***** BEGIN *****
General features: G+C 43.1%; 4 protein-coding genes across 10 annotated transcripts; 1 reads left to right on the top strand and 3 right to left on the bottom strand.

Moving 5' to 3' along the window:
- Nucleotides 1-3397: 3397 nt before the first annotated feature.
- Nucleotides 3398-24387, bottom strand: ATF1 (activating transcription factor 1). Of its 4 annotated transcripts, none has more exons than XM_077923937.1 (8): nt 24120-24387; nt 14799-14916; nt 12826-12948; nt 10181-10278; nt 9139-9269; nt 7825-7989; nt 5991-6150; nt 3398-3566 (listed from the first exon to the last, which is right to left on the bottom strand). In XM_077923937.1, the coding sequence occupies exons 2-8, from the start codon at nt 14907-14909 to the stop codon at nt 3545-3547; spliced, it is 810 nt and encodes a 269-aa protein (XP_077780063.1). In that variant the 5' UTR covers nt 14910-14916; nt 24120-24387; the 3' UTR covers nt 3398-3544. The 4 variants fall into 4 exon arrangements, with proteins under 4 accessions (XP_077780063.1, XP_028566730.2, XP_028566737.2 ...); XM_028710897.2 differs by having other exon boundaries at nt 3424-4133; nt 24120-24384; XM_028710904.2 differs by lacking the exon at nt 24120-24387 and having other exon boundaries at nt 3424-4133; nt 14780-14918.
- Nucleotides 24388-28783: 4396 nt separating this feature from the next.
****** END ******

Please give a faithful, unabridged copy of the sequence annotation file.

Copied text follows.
General features: G+C 43.1%; 4 protein-coding genes across 10 annotated transcripts; 1 reads left to right on the top strand and 3 right to left on the bottom strand.

Moving 5' to 3' along the window:
- Nucleotides 1-3397: 3397 nt before the first annotated feature.
- Nucleotides 3398-24387, bottom strand: ATF1 (activating transcription factor 1). Of its 4 annotated transcripts, none has more exons than XM_077923937.1 (8): nt 24120-24387; nt 14799-14916; nt 12826-12948; nt 10181-10278; nt 9139-9269; nt 7825-7989; nt 5991-6150; nt 3398-3566 (listed from the first exon to the last, which is right to left on the bottom strand). In XM_077923937.1, the coding sequence occupies exons 2-8, from the start codon at nt 14907-14909 to the stop codon at nt 3545-3547; spliced, it is 810 nt and encodes a 269-aa protein (XP_077780063.1). In that variant the 5' UTR covers nt 14910-14916; nt 24120-24387; the 3' UTR covers nt 3398-3544. The 4 variants fall into 4 exon arrangements, with proteins under 4 accessions (XP_077780063.1, XP_028566730.2, XP_028566737.2 ...); XM_028710897.2 differs by having other exon boundaries at nt 3424-4133; nt 24120-24384; XM_028710904.2 differs by lacking the exon at nt 24120-24387 and having other exon boundaries at nt 3424-4133; nt 14780-14918.
- Nucleotides 24388-28783: 4396 nt separating this feature from the next.